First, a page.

Put yourself in Stephenie Meyer’s shoes – hell, in ANY authors shoes – and imagine how you would feel if this were YOUR characters her novel was built on. Would you NOT feel cheated in any way shape or form that she used what you built to make herself a success?

Come on, Em, if you claim not to see the problem here you’re clearly choosing not to see it on purpose.

Also, Icy did not raise $40k for FGB. Her fans raised in the ballpark of $25-30k, and she didn’t even want to donate. She was forced into it. She admitted that herself. Just like she admitted to wanting to revolutionize the publishing industry while talking about her distaste for our entire fandom. Sam does an excellent job of proving that fact: http://gentleblaze.livejournal.com/514.html

Bee
Bee

Sorry if my typing is terrible. I’m still in awful pain from being forced by the author of Fifty Shades to buy her books. …

Oh no, wait. I forgot. I have a mind of my own! Isn’t that astonishing?

Also, if you can show me the part in Twilight, where Edward is a multi-billionaire entrepreneur with a penchant for BDSM and a HUMAN, then please point it out to me, cos I must have missed that part.

There are a group of infantile, jealous people in the ‘fandom’ who have basically been cyber-bullying the author of these books from way back in the day (yes, when it was still MoTU). They have resorted to name calling and threats and all sorts to get their feeble little point across.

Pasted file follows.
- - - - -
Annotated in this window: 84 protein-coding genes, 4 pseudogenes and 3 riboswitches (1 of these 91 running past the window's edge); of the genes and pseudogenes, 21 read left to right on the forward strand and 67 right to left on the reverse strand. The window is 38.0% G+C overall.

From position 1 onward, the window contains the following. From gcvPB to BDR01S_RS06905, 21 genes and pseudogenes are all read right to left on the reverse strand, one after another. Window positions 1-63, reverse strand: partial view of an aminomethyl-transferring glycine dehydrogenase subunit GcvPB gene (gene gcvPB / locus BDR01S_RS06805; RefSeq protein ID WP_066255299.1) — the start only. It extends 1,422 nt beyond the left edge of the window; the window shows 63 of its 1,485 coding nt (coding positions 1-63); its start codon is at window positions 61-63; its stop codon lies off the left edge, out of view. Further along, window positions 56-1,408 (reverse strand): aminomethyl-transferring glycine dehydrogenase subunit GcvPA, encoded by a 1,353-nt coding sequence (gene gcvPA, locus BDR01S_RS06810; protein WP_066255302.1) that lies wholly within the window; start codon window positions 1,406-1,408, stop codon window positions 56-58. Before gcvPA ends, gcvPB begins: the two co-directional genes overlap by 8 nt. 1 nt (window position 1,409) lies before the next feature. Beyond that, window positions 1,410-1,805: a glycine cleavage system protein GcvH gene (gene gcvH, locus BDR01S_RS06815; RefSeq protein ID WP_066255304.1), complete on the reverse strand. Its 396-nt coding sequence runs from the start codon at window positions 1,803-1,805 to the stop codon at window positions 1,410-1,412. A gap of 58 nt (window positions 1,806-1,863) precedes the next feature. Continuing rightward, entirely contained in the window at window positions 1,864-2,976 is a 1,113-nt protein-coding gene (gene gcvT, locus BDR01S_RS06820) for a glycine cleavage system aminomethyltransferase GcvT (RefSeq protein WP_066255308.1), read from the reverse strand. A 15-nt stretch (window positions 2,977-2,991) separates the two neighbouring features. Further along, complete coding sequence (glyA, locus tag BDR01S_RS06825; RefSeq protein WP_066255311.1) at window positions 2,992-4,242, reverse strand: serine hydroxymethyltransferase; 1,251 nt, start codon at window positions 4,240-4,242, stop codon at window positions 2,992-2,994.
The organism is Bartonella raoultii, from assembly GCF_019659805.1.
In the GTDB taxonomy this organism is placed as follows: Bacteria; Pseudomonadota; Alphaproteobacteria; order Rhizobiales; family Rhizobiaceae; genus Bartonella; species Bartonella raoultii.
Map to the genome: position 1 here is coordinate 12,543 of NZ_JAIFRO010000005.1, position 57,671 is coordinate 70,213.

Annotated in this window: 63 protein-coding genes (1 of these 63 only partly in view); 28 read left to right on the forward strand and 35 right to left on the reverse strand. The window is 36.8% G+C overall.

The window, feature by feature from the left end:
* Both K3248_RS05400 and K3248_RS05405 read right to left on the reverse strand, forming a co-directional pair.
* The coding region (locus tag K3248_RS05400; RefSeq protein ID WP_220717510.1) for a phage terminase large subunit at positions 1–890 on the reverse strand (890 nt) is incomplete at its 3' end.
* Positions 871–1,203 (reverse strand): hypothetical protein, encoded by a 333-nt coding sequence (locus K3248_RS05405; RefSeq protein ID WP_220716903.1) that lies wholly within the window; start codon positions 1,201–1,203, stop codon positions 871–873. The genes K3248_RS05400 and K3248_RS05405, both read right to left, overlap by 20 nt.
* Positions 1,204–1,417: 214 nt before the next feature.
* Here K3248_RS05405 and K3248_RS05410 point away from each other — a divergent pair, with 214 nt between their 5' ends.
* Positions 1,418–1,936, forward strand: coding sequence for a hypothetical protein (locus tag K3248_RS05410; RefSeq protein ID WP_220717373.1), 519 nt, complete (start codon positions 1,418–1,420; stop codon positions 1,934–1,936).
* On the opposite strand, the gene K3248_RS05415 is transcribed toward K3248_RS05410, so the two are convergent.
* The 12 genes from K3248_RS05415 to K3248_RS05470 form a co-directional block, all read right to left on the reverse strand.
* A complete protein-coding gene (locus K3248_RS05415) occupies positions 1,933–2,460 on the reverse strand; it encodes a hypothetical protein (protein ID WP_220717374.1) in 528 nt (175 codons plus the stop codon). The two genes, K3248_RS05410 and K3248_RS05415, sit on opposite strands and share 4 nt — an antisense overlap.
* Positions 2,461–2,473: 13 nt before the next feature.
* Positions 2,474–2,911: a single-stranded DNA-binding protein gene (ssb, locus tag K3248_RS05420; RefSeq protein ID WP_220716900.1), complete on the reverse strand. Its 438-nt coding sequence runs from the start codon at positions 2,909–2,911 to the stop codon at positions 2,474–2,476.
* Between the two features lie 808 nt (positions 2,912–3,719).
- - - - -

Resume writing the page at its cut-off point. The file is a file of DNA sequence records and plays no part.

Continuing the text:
Does it matter to anyone who loves Fifty? Hell no.
I bought these books of my own free will as I’m sure so did 120K other people.

As the post above states, get your facts straight before you join the ranks of the cyber-bullies.

By the way, a number of authors have been coat-tailing on 50’s success to raise their own profiles. Is that what you want to be known for?

Regards

B

E
E

The author of this book set out to con money out of her readers. As an ex fandom member, I was around when personal emails from the author were sent to another and then shown publicly. She referred to her fans and this fanfic in a less than flattering light, clearly stating that she was in it for the money. Her writing skills are less than sub-par and anyone with half a brain could have wrote the drivel that is and was Master of the Universe/ Fifty Shades of Grey. Not only are the authors ‘minions’ Or as they were known in the Twilight fandom as ‘Bunker Babes’rabid and pathetic, they are also vicious and brainwashed by this woman who is sitting back and laughing at how much money she has made from them.

Your review is spot on. This book should have never been published.

gisellelx